Tax reform clouds 2018 “stable” outlook for U.S. transportation & ports
Potential changes in tax, trade and border policies could affect growth for some transportation segments.
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An otherwise stable outlook for U.S. transportation infrastructure next year will be clouded somewhat by questions surrounding tax reform, according to Fitch Ratings in its 2018 outlook report.
Potential changes in tax, trade and border policies could affect growth for some transportation segments. The Trump administration's tax reform proposal is a mixed bag according to Cherian George, managing director.
"While the tax reform will increase costs for capital improvements for U.S. transportation assets in the near term and may limit issuer options, it would deepen the pool by opening up investments to a larger investor base," said George.
Broader questions aside, most major transportation segments are set for another stable year in 2018 with volume growth likely to mirror GDP and fuel prices remaining low.
Fitch's outlook is stable for U.S. ports next year.
The recent shake-ups from shipping mergers, alliances and bankruptcies are ebbing now, though some ports may see sharper cargo changes linked to specific counterparties or markets.
This concern is also being voiced by the American Association of Port Authorities (AAPA).
The AAPA notes that the historic “Tax Cuts and Jobs Act” legislation approved Dec. 2 in the U.S. Senate and a somewhat different version approved on Nov. 16 in the House of Representatives each contain provisions that would reduce or curtail much-needed tax support for investments in America’s infrastructure, including seaports.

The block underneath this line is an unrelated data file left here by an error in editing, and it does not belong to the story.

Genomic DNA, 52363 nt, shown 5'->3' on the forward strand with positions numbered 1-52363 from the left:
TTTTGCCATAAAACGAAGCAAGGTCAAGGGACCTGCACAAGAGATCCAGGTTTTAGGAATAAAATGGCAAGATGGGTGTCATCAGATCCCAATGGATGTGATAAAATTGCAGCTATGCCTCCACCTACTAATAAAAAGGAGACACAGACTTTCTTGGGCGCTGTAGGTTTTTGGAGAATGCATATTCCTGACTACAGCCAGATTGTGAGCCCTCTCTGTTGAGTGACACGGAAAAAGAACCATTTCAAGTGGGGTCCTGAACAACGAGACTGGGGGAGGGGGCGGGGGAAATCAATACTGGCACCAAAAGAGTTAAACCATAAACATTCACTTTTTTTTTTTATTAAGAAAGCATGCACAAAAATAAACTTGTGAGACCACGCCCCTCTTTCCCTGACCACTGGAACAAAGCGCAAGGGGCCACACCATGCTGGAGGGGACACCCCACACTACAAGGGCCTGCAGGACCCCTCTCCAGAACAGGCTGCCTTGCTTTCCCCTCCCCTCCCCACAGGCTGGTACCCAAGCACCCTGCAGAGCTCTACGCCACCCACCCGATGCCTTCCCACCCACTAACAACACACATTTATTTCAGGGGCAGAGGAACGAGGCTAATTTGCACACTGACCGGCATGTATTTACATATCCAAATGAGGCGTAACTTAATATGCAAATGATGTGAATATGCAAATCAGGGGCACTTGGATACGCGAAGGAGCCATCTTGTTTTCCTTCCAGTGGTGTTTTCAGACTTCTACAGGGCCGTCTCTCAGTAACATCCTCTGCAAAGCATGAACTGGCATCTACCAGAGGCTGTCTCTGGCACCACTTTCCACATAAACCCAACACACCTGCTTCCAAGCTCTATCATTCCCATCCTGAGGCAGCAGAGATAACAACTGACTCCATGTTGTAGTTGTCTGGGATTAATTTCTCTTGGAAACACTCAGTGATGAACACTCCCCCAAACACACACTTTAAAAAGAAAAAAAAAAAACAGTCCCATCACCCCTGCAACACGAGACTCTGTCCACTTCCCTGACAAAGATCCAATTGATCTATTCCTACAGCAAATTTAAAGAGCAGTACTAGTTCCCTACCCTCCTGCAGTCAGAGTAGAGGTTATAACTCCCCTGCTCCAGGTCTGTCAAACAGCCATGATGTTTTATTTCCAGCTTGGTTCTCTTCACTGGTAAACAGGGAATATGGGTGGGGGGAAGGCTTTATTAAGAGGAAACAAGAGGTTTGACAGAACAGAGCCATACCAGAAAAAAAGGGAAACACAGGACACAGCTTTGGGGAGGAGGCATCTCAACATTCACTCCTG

It is particularly concerned over several provisions in the House-passed bill. Provisions to (1) eliminate tax-exempt status for Private Activity Bonds (PABs) and (2) repeal the tax exemption for advanced refunding of bonds would seriously impair two important tools used to fund U.S. port infrastructure, which is a high priority for AAPA.
The Senate bill also includes repealing the tax exemption for advanced refunding of bonds, affecting the ability of issuers to refinance those bonds at lower rates.
Approximately 27 percent of the $451 billion in long-term, tax-exempt U.S. municipal bonds were advance refunded in 2016 to take advantage of lower rates.
About the AuthorPatrick Burnson, Executive Editor Patrick Burnson is executive editor for Logistics Management and Supply Chain Management Review magazines and web sites. Patrick is a widely-published writer and editor who has spent most of his career covering international trade, global logistics, and supply chain management. He lives and works in San Francisco, providing readers with a Pacific Rim perspective on industry trends and forecasts. You can reach him directly at [email protected]
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